Let’s start with the history.

Thanks to the Senate historian, we can see the fate of every person whose nomination to the Supreme Court was advanced to the chamber. There have been 161 such nominees, 124 of whom were confirmed — and seven of whom declined the job offer.

But what we’re interested in here, at the moment of President Trump’s first nomination to the court, is what history can tell us about how long the nomination fight for that pick, Neil Gorsuch, will last. So here’s the broad sweep of those nominations, grouped by nominee.

The details of who is where are not important for our purposes, although we’ve flagged the never-to-be-considered nomination of Merrick Garland for reference a bit further on. The nominations come at random intervals, so we’ve flagged those that were presented in years that were multiples of 10, just to give a sense of where in history we’re situated.

Notice that those for whom no action was taken are often the ones who wait longer — in part because they just wait and wait until their confirmations are no longer a question that needs to be answered.

Notice, too, that things have slowed down of late. Since about 1940, the time that nominees wait to learn their fate has grown. Things take longer than they used to. Many of those invisible little lines in the upper part of that graph are simply one- or two-day waits for quick confirmations. Before 1940, 47 confirmations were made within a week. After 1940, there were two such swift confirmations.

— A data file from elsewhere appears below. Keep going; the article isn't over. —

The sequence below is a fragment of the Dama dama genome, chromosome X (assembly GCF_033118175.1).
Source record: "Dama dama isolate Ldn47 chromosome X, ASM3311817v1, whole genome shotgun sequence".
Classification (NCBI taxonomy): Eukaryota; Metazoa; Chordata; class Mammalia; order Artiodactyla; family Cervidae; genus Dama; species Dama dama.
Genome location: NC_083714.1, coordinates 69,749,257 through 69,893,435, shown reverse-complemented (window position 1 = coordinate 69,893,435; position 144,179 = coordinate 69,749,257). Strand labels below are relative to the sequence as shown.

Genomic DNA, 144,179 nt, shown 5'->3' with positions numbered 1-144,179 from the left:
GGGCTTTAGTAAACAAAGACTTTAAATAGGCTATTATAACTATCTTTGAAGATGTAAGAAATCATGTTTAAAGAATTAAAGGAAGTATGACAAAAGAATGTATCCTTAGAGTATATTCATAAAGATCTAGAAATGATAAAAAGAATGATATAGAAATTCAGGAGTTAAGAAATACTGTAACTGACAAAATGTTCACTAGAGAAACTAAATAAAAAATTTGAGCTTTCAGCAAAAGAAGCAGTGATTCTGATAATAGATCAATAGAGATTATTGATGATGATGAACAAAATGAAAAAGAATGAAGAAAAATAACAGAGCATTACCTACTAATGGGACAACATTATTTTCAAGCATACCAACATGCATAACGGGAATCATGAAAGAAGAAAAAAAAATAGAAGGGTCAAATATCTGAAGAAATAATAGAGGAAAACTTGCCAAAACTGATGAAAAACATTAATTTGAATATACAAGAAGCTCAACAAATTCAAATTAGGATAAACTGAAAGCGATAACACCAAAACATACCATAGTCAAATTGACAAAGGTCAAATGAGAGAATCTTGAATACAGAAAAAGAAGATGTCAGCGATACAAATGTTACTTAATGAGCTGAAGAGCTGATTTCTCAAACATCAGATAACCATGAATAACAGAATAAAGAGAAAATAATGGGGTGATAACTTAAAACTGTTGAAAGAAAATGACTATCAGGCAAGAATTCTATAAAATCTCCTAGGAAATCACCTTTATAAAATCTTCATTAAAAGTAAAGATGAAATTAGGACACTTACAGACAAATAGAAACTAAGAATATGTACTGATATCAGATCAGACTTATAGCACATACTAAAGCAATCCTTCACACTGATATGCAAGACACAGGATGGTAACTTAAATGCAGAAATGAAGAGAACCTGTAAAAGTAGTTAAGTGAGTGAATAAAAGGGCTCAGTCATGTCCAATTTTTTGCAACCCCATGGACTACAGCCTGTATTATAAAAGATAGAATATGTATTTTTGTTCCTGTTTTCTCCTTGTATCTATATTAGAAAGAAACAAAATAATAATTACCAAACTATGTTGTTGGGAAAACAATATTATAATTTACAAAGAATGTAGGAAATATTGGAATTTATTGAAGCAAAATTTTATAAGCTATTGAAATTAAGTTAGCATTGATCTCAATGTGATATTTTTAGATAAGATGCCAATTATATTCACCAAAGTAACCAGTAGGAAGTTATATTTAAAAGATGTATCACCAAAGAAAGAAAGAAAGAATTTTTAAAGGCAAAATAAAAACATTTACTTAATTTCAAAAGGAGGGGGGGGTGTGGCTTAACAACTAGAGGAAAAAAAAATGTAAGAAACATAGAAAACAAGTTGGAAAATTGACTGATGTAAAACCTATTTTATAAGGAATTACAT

Confirmations also tend to be executed more rapidly than rejections (and withdrawals, which are often face-saving moves in the face of rejection). That makes sense: It takes more time to fight back and forth over someone than to give a thumbs up. Hearings and jockeying and filibusters and so on take time. But, as above, confirmations are slower than they used to be.

What this tells us, then, is that we have some sense of how long this particular fight might take. If Gorsuch is confirmed at the recent historic pace, he’ll be on the bench by March 15. If he withdraws, until early April. And if the fight goes on and on to the point that he withdraws, expect that to happen in early May.

If, however, the Senate were to decide to do nothing, to let the president make a nomination that then is ignored, the average length of time for such a move since 1940 is 186 days. But in this case it would be longer, of course, having to wait until the end of the 115th Congress in late 2018.

Luckily for Gorsuch, that treatment of a nominee has never happened twice in a row — since usually nominees who never get consideration from the Senate run up against a switch in the White House, in addition to a switch in the calendar.